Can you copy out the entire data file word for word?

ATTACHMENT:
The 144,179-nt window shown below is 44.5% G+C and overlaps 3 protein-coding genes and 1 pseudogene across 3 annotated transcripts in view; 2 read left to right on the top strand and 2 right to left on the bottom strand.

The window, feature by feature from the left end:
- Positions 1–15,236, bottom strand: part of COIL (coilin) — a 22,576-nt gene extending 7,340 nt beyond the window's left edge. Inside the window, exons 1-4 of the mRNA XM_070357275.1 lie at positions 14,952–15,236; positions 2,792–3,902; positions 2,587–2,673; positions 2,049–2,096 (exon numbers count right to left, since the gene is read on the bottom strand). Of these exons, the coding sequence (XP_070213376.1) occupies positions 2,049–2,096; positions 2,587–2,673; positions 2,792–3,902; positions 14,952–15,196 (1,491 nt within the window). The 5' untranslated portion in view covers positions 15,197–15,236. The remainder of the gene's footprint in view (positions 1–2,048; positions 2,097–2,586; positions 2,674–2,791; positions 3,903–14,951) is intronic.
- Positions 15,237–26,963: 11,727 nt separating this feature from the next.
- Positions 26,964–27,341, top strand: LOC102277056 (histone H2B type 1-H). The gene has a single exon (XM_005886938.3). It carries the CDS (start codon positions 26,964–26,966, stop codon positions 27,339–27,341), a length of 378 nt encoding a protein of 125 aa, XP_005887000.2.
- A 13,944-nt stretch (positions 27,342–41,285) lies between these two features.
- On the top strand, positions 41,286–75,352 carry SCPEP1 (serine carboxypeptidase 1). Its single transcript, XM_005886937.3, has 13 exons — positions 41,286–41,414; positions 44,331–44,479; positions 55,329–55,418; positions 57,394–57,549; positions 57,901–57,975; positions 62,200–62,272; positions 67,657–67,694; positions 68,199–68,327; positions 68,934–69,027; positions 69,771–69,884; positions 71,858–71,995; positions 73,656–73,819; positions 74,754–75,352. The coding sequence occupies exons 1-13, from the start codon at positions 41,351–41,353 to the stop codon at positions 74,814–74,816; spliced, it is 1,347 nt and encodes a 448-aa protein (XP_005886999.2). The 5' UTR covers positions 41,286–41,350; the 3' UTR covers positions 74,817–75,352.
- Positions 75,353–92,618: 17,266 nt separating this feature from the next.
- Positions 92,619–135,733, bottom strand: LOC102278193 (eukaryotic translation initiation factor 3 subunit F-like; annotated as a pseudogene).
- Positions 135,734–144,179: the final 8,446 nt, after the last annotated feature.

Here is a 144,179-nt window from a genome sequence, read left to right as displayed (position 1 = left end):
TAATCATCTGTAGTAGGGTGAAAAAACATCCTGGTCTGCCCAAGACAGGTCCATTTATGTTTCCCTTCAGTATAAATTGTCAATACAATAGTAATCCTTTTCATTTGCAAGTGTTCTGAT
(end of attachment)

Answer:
The 144,179-nt window shown below is 44.5% G+C and overlaps 3 protein-coding genes and 1 pseudogene across 3 annotated transcripts in view; 2 read left to right on the top strand and 2 right to left on the bottom strand.

The window, feature by feature from the left end:
- Positions 1–15,236, bottom strand: part of COIL (coilin) — a 22,576-nt gene extending 7,340 nt beyond the window's left edge. Inside the window, exons 1-4 of the mRNA XM_070357275.1 lie at positions 14,952–15,236; positions 2,792–3,902; positions 2,587–2,673; positions 2,049–2,096 (exon numbers count right to left, since the gene is read on the bottom strand). Of these exons, the coding sequence (XP_070213376.1) occupies positions 2,049–2,096; positions 2,587–2,673; positions 2,792–3,902; positions 14,952–15,196 (1,491 nt within the window). The 5' untranslated portion in view covers positions 15,197–15,236. The remainder of the gene's footprint in view (positions 1–2,048; positions 2,097–2,586; positions 2,674–2,791; positions 3,903–14,951) is intronic.
- Positions 15,237–26,963: 11,727 nt separating this feature from the next.
- Positions 26,964–27,341, top strand: LOC102277056 (histone H2B type 1-H). The gene has a single exon (XM_005886938.3). It carries the CDS (start codon positions 26,964–26,966, stop codon positions 27,339–27,341), a length of 378 nt encoding a protein of 125 aa, XP_005887000.2.
- A 13,944-nt stretch (positions 27,342–41,285) lies between these two features.
- On the top strand, positions 41,286–75,352 carry SCPEP1 (serine carboxypeptidase 1). Its single transcript, XM_005886937.3, has 13 exons — positions 41,286–41,414; positions 44,331–44,479; positions 55,329–55,418; positions 57,394–57,549; positions 57,901–57,975; positions 62,200–62,272; positions 67,657–67,694; positions 68,199–68,327; positions 68,934–69,027; positions 69,771–69,884; positions 71,858–71,995; positions 73,656–73,819; positions 74,754–75,352. The coding sequence occupies exons 1-13, from the start codon at positions 41,351–41,353 to the stop codon at positions 74,814–74,816; spliced, it is 1,347 nt and encodes a 448-aa protein (XP_005886999.2). The 5' UTR covers positions 41,286–41,350; the 3' UTR covers positions 74,817–75,352.
- Positions 75,353–92,618: 17,266 nt separating this feature from the next.
- Positions 92,619–135,733, bottom strand: LOC102278193 (eukaryotic translation initiation factor 3 subunit F-like; annotated as a pseudogene).
- Positions 135,734–144,179: the final 8,446 nt, after the last annotated feature.

Here is a 144,179-nt window from a genome sequence, read left to right as displayed (position 1 = left end):
TAATCATCTGTAGTAGGGTGAAAAAACATCCTGGTCTGCCCAAGACAGGTCCATTTATGTTTCCCTTCAGTATAAATTGTCAATACAATAGTAATCCTTTTCATTTGCAAGTGTTCTGAT